(Source: ABC Science via William Lee)
Astronomers detect signal from the dawn of the universe, using simple antenna in WA outback
They have picked up a radio signature produced just 180 million years after the Big Bang using a simple antenna in the West Australian outback.
The ground breaking discovery, reported today in the journal Nature, sheds light on a period of time known as the “cosmic dawn”, when radiation from the first stars started to alter the primordial gas soup surrounding them.
[…]The signal they’ve been looking for is a miniscule fraction — between 0.1 and 0.01 per cent — of the radio noise from the sky.
“It’s like trying to hear a whisper from the other side of a roaring football stadium,” Professor Bowman said.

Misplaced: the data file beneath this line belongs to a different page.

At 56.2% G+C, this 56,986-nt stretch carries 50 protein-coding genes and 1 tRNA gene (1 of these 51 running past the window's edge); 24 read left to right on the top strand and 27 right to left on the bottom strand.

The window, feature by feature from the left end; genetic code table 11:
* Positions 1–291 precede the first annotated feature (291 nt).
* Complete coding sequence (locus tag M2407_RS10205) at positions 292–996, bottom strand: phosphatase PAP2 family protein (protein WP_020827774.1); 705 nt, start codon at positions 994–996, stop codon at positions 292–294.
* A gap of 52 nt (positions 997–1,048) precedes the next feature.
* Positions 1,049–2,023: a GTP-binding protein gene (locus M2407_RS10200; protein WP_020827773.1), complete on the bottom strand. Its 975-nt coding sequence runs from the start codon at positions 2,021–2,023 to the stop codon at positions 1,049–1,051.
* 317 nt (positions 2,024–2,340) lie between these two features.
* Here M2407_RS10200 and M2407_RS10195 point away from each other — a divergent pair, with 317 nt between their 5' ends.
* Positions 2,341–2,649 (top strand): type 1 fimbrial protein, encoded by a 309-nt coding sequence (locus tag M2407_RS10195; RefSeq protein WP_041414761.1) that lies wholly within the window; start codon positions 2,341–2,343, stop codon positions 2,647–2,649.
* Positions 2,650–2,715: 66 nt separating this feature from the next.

The signal is also within the lower range of FM radio, so finding a place on Earth that is free of human radio interference was essential.
That’s why Professor Bowman and colleagues decided to base their experiment at CSIRO’s Murchison Radio-astronomy Observatory, 300 kilometres north-east of Geraldton.
“Going to Western Australia and working at the Murchison Radio-astronomy Observatory was an absolutely critical first step for us,” he said.
There they built a small table-sized radio spectrometer with a radio receiver attached to two metal panels that act as an antenna. Akin to a set-up from the 60s or 70s, the EDGES instrument is much simpler in design than bigger array telescopes around the world.[…]